Picture child's feet next to pens, pencils and paper

Open Access research that is helping to improve educational outcomes for children

Strathprints makes available scholarly Open Access content by researchers in the School of Education, including those researching educational and social practices in curricular subjects. Research in this area seeks to understand the complex influences that increase curricula capacity and engagement by studying how curriculum practices relate to cultural, intellectual and social practices in and out of schools and nurseries.

Research at the School of Education also spans a number of other areas, including inclusive pedagogy, philosophy of education, health and wellbeing within health-related aspects of education (e.g. physical education and sport pedagogy, autism and technology, counselling education, and pedagogies for mental and emotional health), languages education, and other areas.

Explore Open Access education research. Or explore all of Strathclyde's Open Access research...

Philosophy with children : facilitating children's voices on childhood

Cassidy, Claire and Conrad, Sarah-Jane and Daniel, Marie-France and Figueroia-Rego, Maria and Garside, Darren and Kohan, Walter and Janette, Poulton and Wu, Xiaoling and Zhelyazkova, Tsena (2017) Philosophy with children : facilitating children's voices on childhood. In: International Council for Philosophical Inquiry with Children, 2017-06-28 - 2017-07-01.

[img]
Preview
Text (Cassidy-ICPIC-2017-Philosophy-with-children-facilitating-childrens-voices-on-childhood)
Cassidy_ICPIC_2017_Philosophy_with_children_facilitating_childrens_voices_on_childhood.pdf
Accepted Author Manuscript

Download (294kB) | Preview

Abstract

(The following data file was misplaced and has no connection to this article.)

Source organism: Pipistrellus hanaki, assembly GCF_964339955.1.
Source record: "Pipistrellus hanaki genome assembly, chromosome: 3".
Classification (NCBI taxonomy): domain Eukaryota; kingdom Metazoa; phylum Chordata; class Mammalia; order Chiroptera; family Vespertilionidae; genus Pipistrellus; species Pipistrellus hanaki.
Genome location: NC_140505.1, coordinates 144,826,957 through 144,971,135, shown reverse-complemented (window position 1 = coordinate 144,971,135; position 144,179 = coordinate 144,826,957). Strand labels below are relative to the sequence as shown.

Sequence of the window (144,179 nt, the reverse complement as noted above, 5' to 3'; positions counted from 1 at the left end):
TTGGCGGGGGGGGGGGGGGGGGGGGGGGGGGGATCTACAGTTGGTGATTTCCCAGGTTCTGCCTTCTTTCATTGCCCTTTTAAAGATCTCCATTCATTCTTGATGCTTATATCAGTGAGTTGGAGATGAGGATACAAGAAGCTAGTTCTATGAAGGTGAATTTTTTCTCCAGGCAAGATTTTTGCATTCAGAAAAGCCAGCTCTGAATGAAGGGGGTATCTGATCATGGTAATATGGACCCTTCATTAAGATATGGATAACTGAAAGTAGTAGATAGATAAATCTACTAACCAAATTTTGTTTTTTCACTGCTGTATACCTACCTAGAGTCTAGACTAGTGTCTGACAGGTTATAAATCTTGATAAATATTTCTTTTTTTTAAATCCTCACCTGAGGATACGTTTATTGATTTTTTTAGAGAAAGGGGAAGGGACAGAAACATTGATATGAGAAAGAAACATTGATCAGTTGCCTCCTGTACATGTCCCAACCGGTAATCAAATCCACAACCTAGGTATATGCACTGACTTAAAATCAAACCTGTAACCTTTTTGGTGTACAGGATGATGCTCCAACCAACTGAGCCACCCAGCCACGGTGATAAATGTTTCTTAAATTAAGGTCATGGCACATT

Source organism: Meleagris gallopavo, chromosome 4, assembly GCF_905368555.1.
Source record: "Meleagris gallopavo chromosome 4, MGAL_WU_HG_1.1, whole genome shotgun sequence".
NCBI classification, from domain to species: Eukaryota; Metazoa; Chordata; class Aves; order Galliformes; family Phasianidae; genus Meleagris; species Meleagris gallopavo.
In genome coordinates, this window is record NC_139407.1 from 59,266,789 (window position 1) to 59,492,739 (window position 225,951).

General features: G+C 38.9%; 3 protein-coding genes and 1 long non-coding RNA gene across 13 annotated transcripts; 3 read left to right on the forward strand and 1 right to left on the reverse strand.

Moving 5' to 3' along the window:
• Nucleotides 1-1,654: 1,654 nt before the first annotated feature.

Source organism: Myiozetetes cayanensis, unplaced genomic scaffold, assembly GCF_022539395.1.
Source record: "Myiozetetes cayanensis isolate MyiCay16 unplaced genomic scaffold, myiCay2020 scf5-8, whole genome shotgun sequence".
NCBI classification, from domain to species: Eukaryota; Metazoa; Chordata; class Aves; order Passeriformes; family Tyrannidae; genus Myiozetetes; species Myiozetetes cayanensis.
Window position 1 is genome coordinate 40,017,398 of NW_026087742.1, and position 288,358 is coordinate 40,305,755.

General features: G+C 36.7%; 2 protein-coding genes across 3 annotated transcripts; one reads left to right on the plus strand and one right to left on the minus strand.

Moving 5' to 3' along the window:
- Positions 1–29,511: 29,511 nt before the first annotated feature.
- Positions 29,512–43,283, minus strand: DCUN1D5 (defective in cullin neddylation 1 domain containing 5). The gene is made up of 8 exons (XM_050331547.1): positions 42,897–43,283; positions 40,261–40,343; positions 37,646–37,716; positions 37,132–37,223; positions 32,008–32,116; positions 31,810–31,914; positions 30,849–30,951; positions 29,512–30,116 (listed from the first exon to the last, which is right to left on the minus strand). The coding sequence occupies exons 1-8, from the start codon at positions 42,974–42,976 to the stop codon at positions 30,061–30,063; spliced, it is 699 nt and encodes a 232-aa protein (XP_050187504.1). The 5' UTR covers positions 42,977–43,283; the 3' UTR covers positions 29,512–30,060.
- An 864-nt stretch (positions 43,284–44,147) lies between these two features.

Increasingly there is a search for participatory research methods that work to ensure children’s authentic voices are heard. In this presentation we will propose that Philosophy with Children might be employed as a research method that facilitates children’s participation and voice in research. Further, it may also impact positively in children’s wider participation and engagement in recognising children’s agency and conceptual autonomy. We will discuss the advantages of using philosophical dialogue as a method for collecting data and will also consider challenges that arise from using Philosophy with Children as a research tool. In discussing the challenges and opportunities afforded by such a method, the presentation will draw on two studies to exemplify the approach. One study explored what kind of society children want to live in, and the second is an on-going international study that aims to explore children’s conceptions of child/childhood. We will also suggest that using Philosophy with Children might be considered as addressing the need for rights-based approaches to research as in affording children ownership of the dialogue it does not assume children as deficient in their capacities and it recognises children’s particular perspectives on the world. In addition, we will suggest that using a philosophical approach to gathering children’s views might offer a deeper insight into their thinking of and understanding about the world. Elements of the approaches used in the study will be discussed in order to gauge the strengths and limitations of using practical philosophy as a means of gathering data in subsequent analysis. In juxtaposition to the Philosophy with Children approach discussed, we will comment briefly on the use of an alternative research method, Nominal Group Technique, which was also used in the first project. In comparing the two approaches we aim to show where Philosophy with Children may provide richer and deeper evidence when seeking children’s views. While the presentation will not share the findings of either of the projects mentioned above, the approach taken in using Philosophy with Children as a research method, relates strongly to the findings of the initial project and the goals of the Children’s Voices on Childhood project. In using Philosophy with Children, it will be proposed that, while there may be some limitations in using the approach, it takes account of children’s voices in research; it affords opportunities to explore children’s conceptual thinking and the application to ‘real life’; it allows children to have ownership of the topic under consideration; and it potentially leads to addressing children’s status in wider society.